Larksong: Fictitious film starring John and Dianna Fletcher. John won an Oscar, Dianna – age 7 – was nominated and lost to Donna Reed. A poignant film where the tomboy played by Dianna flings herself in front of her lawyer father in order to protect him and preserve justice – and dies. The movie turns out to be central to the novel.

The Last Sunset: At one point in the novel, Bill dashes off to do another western, this time with Kirk Douglas. I think this was it. Credits: Directed by Robert Aldrich. Produced by Eugene Frenke and Edward Lewis. Starring Rock Hudson, Kirk Douglas, Dorothy Malone, Joseph Cotten, and Carol Lynley. Cinematography by Ernest Laszlo. Music by Ernest Gold. Screenplay by Howard Rigsby and Dalton Trumbo. Released June 7, 1961.

Lawrence of Arabia: In the novel, John’s absence is explained by his sporadic need to head off to shoot scenes in this movie. Once again, Alec Guinness doesn’t have to annoy David Lean. But I suspect David Lean annoyed John Fletcher. Marlon Brando was a candidate for the part of Lawrence, which is mentioned early in the novel. Credits: Directed by David Lean. Produced by Sam Spiegel. Starring Alec Guinness, Anthony Quinn, Jack Hawkins, Jose Ferrer, Anthony Quayle, Claude Rains, Arthur Kennedy, Omar Sharif, and Peter O’Toole. Cinematography by F.A. Young. Music by Maurice Jarre. Screenplay by Robert Bolt and Michael Wilson. Released December 10, 1962.

The Magnificent Seven: Bill, Jim Coburn, and Steve McQueen are pals and had a great time shooting this movie down Mexico way. Actor Robert Vaughn, who partly inspired the character of Bill, lost this role to him partly as a tribute, although I agree that’s a funny way to make a tribute. (Vaughn was going to college and writing his dissertation on the blacklist.) Astute readers may note that I point at Vaughn a couple of times in the novel. And if you notice, I had Sturges write an extra scene for the character of Lee. Which the part deserved. Dianna, by the way, is unimpressed by the whole thing. But she likes the music. Credits: Produced and directed by John Sturges. Starring Yul Brynner, Eli Wallach, Steve McQueen, Charles Bronson, Robert Vaughn, James Coburn, and (please, no) Horst Buchholz. Cinematography by Charles Lang. Music by Elmer Bernstein. Screenplay by William Roberts and uncredited Walter Bernstein and Walter Newman. Released October 12, 1960.

The Mark: Bill goes off to Dublin to make a film. This is the one. Richard Burton, still playing King Arthur in Camelot on Broadway (and not making any headway with Julie Andrews) couldn’t make shooting and a last minute cast member was added. Bill got it in the novel; he has one swell agent. Even so, it was quite a story – about a man convicted of the intent to molest a child. In jail, he underwent group therapy led by Rod Steiger, and came out of prison cured. He resumes business, begins a romance with a woman in the office, but when he is tracked down by a reporter (of course) as to what his crime was, he must begin all over again and struggle through bitterness and self destruction. What was Bill’s attraction to this story, one wonders. Stuart Whitman did a fine job in the lead and was nominated for an Academy Award. Steiger is great, Schell is cold. The film barely got past New York because of its content. Credits: Directed by Guy Green. Produced by Raymond Stross. Starring Maria Schell, Stuart Whitman, and Rod Steiger. Cinematography by Douglas Slocombe. Music by Richard Rodney Bennett. Screenplay by Sidney Buchman and Stanley Mann. Released October 2, 1961.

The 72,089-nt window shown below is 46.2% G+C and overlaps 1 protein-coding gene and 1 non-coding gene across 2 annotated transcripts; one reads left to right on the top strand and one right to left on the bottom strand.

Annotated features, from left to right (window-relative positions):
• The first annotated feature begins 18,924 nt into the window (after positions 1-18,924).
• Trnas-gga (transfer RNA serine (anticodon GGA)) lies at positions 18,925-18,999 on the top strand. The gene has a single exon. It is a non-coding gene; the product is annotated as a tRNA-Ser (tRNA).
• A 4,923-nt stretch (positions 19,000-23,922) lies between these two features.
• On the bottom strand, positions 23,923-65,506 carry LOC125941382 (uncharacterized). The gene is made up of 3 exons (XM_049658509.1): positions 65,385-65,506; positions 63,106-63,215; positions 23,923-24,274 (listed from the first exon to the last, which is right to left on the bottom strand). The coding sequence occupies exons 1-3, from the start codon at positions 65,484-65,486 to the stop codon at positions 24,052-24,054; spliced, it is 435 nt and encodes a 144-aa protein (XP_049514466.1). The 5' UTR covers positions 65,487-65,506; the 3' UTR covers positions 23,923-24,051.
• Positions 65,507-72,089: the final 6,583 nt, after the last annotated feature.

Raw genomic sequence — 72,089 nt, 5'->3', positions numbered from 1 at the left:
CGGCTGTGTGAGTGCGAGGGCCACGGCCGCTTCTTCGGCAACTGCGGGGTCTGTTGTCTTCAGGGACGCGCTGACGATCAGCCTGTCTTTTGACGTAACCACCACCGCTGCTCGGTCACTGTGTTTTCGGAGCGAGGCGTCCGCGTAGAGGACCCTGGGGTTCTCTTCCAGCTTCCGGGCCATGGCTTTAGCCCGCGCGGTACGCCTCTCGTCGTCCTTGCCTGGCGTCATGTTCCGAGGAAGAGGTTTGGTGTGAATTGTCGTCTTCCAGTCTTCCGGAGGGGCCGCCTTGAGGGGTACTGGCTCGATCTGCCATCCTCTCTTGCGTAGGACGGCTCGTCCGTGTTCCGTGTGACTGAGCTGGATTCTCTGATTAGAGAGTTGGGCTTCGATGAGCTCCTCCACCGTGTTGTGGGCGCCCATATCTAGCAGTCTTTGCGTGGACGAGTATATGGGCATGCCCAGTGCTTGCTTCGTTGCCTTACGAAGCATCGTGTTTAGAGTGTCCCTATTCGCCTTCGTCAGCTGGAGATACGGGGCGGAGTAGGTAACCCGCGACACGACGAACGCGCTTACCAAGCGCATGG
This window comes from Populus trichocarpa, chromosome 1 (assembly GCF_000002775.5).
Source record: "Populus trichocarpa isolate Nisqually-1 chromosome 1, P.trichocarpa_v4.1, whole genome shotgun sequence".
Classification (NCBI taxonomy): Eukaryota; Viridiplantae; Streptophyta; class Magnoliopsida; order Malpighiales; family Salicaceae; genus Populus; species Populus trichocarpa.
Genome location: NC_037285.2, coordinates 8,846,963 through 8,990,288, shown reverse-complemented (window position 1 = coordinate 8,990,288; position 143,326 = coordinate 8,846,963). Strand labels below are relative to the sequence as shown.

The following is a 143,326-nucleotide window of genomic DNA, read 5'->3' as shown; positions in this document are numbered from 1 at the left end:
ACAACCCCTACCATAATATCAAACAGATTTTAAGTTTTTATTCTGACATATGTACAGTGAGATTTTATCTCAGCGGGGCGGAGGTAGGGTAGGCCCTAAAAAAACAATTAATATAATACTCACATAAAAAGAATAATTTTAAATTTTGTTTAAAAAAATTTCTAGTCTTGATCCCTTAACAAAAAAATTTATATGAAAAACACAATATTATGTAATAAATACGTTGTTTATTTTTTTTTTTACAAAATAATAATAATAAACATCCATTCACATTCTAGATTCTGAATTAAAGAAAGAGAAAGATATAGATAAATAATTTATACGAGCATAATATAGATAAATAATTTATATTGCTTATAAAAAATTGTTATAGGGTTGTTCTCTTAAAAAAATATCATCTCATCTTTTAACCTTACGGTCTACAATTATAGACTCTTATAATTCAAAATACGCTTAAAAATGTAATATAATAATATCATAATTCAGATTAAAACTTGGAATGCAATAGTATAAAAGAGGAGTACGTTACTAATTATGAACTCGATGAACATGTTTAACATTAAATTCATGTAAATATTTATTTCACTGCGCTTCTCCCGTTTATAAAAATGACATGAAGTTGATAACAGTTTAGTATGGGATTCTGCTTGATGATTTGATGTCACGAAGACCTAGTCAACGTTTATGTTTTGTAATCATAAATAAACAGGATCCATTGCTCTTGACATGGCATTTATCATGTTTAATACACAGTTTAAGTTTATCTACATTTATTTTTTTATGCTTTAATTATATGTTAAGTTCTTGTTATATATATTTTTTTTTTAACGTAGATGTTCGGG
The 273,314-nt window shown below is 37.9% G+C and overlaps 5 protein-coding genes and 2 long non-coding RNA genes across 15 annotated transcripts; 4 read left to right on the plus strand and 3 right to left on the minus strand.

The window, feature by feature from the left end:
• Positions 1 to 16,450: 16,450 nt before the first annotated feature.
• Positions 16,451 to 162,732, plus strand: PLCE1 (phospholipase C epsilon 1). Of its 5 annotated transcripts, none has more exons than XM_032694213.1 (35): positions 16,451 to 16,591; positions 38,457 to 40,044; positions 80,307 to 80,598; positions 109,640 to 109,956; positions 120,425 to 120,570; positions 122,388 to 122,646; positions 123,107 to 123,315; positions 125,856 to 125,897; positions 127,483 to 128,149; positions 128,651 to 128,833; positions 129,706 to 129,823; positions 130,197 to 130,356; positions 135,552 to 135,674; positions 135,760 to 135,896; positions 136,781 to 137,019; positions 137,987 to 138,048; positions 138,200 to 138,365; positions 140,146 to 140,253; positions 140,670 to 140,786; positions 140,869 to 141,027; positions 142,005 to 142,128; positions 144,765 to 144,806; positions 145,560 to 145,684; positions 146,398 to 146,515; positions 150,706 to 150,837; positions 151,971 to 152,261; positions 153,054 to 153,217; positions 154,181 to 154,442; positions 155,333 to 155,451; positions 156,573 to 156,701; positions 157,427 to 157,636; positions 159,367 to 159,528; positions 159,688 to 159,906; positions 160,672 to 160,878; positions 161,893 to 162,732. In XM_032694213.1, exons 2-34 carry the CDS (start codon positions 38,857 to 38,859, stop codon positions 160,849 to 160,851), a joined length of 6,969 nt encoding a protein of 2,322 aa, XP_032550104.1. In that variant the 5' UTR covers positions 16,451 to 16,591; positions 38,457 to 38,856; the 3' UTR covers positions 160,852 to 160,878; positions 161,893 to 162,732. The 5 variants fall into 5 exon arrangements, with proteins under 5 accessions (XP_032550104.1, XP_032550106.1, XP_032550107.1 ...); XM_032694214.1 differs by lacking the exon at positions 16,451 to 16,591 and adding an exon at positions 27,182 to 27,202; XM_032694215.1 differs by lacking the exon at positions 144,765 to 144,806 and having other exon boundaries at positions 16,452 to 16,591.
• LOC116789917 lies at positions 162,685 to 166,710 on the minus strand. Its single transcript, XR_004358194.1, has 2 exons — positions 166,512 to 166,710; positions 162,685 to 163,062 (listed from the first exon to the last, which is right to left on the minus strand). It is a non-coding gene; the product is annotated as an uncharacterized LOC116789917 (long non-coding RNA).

The Mark of Zorro: Dianna mentions that her parents had been in this 1940 movie. John Fletcher had come from England to play swashbucklers in his pre-World War II career. He’d also fallen in love with the voice of Snow White. Anne Foster’s voice! She’d also modeled as the princess for Disney Studios. It was Disney who rescued her when she got into legal hot water, but that backstory is only hinted at in the novel. She returned to Hollywood and co-starred with John in The Mark of Zorro. Studio publicity said that this was when they fell in love, and it’s not far from the truth, but John had been in love with Anne before that, and no one else mattered to her. So I gave them this movie. It was while watching this film and learning that co-stars Gale Sondergaard and J. Edward Bromberg had been blacklisted that I began to realize that the blacklist was the Fletcher family secret – and Bill’s. As for Tyrone Power, he didn’t want to do swashbucklers, but he does do a good Zorro and one delightful Don Diego. Linda Darnell was Zanuck’s good friend. He cast her as the Virgin Mary in The Song of Bernadette. Sweet, yes? Credits: Directed by Rouben Mamoulian. Produced by Darryl F. Zanuck. Starring Tyrone Power, Linda Darnell, and Basil Rathbone. Cinematography by Arthur C. Miller. Music by Alfred Newman. Screenplay by John Taintor Foote Released November 8, 1940.